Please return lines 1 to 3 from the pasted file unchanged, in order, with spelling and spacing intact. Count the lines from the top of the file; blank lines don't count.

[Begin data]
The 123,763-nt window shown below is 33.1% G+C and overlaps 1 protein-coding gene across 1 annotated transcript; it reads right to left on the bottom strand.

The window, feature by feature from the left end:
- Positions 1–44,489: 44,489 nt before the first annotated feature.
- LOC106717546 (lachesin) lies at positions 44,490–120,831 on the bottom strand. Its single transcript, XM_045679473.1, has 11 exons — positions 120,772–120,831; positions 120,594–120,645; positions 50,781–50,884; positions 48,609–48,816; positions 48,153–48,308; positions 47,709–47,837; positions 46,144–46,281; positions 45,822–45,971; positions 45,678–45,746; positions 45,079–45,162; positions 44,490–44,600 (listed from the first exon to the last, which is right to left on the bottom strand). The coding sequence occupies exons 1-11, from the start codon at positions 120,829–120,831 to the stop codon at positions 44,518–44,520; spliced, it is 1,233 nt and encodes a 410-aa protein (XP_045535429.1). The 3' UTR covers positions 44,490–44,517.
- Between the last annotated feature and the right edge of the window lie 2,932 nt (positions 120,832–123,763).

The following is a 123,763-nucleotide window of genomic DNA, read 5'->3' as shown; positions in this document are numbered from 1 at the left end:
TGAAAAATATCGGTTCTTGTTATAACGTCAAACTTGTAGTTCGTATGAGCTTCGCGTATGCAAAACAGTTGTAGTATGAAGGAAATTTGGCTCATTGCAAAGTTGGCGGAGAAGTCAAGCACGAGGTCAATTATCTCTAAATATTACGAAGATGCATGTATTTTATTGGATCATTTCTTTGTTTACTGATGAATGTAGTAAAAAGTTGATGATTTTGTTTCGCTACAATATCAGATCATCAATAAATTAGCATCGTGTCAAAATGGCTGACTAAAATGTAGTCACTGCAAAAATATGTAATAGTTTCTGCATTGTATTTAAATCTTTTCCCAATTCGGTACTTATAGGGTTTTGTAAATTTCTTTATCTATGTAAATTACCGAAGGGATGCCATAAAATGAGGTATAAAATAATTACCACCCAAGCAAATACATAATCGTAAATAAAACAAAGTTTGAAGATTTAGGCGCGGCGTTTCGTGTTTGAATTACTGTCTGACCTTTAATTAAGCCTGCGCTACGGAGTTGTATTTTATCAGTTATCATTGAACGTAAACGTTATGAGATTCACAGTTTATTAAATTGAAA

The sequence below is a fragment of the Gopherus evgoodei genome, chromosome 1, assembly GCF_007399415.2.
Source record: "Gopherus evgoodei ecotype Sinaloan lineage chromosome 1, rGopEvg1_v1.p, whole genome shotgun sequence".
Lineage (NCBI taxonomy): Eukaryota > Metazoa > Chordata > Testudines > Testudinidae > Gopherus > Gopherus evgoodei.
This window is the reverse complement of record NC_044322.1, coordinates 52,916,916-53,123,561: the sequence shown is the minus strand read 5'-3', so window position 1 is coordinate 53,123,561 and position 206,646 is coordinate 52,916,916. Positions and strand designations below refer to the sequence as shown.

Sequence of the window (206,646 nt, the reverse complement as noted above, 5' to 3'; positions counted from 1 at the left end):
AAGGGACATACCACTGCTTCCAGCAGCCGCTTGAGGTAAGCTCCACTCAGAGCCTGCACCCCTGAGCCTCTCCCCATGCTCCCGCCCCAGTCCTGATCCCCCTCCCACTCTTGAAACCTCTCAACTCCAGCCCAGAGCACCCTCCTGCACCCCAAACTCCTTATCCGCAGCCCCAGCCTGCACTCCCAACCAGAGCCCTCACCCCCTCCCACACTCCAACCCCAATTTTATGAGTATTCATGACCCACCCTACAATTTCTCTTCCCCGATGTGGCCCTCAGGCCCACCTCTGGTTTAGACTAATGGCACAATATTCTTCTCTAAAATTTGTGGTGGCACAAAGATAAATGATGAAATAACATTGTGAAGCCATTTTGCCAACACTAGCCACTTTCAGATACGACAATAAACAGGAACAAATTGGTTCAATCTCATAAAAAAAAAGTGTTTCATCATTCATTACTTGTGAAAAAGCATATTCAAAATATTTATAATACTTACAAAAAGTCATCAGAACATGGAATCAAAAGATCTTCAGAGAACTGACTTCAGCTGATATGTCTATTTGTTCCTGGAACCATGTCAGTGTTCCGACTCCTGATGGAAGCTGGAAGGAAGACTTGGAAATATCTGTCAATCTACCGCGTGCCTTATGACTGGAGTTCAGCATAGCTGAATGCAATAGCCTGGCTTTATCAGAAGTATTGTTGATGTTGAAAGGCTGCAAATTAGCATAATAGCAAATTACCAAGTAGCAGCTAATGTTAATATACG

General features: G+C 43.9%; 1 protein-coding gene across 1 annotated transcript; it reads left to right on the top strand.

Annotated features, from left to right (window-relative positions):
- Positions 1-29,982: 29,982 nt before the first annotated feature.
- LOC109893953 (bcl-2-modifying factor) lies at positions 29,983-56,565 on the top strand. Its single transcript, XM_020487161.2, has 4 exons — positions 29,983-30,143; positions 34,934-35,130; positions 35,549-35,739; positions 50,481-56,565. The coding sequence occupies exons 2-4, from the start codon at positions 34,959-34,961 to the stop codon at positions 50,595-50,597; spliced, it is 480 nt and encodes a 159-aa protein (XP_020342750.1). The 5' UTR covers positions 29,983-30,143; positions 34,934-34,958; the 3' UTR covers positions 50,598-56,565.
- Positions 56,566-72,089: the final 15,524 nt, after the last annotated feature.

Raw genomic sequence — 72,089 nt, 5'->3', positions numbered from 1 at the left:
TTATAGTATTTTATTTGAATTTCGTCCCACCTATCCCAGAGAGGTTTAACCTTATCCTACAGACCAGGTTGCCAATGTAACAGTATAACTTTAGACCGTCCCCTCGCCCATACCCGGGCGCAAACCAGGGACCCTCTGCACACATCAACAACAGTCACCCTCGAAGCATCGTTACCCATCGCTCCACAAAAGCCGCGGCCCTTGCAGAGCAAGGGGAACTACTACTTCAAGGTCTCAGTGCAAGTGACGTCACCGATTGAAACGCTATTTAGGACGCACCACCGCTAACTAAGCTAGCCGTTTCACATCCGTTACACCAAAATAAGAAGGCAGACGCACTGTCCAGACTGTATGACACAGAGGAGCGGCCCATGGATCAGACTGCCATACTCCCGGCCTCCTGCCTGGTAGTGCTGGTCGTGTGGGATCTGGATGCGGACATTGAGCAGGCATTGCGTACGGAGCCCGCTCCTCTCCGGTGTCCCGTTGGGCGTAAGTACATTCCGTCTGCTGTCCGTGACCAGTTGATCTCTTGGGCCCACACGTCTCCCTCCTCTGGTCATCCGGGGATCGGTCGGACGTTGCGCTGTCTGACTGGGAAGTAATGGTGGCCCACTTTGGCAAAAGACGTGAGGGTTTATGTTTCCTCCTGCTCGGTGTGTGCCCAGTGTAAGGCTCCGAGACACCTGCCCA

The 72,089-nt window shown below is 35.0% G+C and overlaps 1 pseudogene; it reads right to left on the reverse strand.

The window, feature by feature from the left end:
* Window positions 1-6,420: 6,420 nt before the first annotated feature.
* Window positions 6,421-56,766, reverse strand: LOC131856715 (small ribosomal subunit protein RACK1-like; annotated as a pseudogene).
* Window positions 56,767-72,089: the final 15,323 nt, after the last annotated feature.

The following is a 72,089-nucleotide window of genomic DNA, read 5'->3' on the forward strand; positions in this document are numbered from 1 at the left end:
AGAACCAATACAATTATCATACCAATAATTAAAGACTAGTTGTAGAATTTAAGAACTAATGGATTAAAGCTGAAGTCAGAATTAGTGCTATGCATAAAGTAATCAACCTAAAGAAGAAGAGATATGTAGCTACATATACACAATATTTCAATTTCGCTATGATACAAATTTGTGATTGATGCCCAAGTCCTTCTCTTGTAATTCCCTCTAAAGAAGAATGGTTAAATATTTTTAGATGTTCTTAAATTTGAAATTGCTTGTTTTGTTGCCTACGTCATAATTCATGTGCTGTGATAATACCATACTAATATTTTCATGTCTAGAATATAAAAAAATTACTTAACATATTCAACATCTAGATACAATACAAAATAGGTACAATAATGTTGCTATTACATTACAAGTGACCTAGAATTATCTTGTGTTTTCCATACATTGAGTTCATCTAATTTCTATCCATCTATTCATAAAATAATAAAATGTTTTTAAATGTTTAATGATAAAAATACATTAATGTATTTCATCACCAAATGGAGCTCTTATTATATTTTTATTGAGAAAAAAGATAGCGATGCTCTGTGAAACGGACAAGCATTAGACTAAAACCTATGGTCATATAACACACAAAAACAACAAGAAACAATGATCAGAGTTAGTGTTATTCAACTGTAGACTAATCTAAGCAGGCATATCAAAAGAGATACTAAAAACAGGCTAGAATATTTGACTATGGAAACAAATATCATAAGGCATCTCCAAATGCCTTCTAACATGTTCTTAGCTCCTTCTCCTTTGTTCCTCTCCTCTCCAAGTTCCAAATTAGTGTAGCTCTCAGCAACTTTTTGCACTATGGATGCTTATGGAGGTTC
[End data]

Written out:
The 123,763-nt window shown below is 33.1% G+C and overlaps 1 protein-coding gene across 1 annotated transcript; it reads right to left on the bottom strand.

The window, feature by feature from the left end:
- Positions 1–44,489: 44,489 nt before the first annotated feature.